A lightning-struck tree attracted crowds of gawkers this morning outside Loras College’s St. Joseph Hall.
The ash tree, a casualty of severe storms Sunday night, was almost completely stripped of bark.
“There was quite a collection of students taking pictures of it,” said John McDermott, Loras assistant vice president of physical resources. “You can trees that have been zapped and branches that have fallen and limbs that have come off, but this was unique.”
The tree, left a ghostly white color in the aftermath of the violent strike, will not survive the damage, McDermott said. As of early this afternoon, landscaping crews were already removing what was left.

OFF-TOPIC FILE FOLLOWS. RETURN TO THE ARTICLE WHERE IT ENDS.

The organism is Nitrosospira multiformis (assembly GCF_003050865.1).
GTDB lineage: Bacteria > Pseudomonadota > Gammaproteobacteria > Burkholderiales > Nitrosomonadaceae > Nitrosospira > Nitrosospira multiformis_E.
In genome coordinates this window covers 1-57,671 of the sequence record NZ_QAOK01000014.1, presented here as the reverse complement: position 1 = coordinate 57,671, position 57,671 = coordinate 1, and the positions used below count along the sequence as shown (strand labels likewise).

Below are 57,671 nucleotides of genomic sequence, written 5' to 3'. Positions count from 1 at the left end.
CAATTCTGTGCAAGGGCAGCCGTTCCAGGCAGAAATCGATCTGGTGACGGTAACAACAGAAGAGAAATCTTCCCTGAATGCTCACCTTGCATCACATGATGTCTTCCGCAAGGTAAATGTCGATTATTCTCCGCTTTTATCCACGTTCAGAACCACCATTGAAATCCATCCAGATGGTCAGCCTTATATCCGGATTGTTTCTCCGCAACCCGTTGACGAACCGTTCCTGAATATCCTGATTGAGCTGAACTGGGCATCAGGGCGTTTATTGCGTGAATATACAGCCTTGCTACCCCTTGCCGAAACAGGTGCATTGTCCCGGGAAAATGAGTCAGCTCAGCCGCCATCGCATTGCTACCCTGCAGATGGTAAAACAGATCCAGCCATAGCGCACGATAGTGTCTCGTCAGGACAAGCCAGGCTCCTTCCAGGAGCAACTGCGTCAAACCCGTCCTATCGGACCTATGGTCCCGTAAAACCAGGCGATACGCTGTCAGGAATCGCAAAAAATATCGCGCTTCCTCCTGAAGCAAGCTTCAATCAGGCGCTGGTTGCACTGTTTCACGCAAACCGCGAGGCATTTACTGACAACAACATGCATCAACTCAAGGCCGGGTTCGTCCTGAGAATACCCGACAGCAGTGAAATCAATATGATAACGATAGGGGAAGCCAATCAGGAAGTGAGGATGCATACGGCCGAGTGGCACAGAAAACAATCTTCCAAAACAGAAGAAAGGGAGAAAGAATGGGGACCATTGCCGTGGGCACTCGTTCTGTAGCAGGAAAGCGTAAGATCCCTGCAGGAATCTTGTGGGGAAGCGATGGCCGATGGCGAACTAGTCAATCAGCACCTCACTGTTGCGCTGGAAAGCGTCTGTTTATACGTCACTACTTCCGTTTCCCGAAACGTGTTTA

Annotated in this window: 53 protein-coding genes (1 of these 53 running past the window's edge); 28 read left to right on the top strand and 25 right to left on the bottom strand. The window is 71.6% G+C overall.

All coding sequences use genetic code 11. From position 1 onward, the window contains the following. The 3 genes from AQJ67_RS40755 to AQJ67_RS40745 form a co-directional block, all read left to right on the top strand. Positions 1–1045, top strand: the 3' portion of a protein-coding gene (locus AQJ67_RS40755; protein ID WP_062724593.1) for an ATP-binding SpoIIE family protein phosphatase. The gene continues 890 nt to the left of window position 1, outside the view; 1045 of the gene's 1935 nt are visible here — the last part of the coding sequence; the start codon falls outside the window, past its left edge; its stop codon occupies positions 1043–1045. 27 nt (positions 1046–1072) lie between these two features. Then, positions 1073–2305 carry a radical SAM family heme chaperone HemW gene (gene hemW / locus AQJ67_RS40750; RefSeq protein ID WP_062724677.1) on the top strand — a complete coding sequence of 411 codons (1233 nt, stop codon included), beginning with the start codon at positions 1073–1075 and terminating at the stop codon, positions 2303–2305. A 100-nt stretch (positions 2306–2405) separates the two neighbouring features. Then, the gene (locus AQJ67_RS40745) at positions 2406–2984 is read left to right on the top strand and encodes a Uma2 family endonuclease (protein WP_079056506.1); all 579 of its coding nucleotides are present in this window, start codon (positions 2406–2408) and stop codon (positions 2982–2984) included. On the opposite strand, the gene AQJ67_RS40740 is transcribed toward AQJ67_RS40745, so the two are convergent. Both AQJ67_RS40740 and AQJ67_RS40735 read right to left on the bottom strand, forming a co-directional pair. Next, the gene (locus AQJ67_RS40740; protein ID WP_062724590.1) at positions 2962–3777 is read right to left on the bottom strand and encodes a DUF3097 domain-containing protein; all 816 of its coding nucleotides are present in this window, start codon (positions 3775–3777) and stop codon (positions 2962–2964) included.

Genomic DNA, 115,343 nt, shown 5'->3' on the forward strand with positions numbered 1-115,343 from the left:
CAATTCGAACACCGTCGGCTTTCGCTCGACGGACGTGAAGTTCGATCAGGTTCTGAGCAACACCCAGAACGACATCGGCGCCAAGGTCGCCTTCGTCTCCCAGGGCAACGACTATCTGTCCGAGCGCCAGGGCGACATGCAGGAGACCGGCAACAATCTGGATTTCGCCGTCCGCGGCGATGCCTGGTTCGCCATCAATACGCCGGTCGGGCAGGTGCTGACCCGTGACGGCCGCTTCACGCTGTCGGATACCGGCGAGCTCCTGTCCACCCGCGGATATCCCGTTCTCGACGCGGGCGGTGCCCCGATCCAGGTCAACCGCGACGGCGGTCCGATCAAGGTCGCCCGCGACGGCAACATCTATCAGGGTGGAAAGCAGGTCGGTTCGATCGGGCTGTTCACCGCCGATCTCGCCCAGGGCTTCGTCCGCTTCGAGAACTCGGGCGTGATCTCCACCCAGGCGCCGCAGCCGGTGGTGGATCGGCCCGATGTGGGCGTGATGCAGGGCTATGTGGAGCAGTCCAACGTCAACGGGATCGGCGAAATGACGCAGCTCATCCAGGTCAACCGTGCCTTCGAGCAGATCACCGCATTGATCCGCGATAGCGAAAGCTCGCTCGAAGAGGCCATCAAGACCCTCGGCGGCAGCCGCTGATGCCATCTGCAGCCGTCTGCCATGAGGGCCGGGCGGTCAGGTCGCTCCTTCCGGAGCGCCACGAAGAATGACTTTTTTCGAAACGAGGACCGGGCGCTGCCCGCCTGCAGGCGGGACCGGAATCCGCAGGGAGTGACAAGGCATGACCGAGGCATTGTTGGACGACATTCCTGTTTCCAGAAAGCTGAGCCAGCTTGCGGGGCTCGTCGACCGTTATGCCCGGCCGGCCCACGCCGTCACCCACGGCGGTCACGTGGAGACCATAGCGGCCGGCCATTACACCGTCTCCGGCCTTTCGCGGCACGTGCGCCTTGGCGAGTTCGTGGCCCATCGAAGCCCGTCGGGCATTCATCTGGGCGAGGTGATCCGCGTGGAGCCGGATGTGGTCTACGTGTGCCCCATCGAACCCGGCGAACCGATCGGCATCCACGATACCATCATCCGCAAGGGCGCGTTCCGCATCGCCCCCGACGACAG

“There’s no saving it now,” he said.
Trees are frequent victims of lightning storms, and stripping of the bark is a fairly common occurrence. The lightning superheats moisture in the tree cells, causing them to burst in a puff of steam.
This frequently results in scarring or stripping of the bark. But it is rare to see the entire circumference of the tree to be left bare from the ground up.
“We’ve had trees hit by lightning, but I’ve never seen one that has pushed the bark off totally,” McDermott said. “It’s amazing.”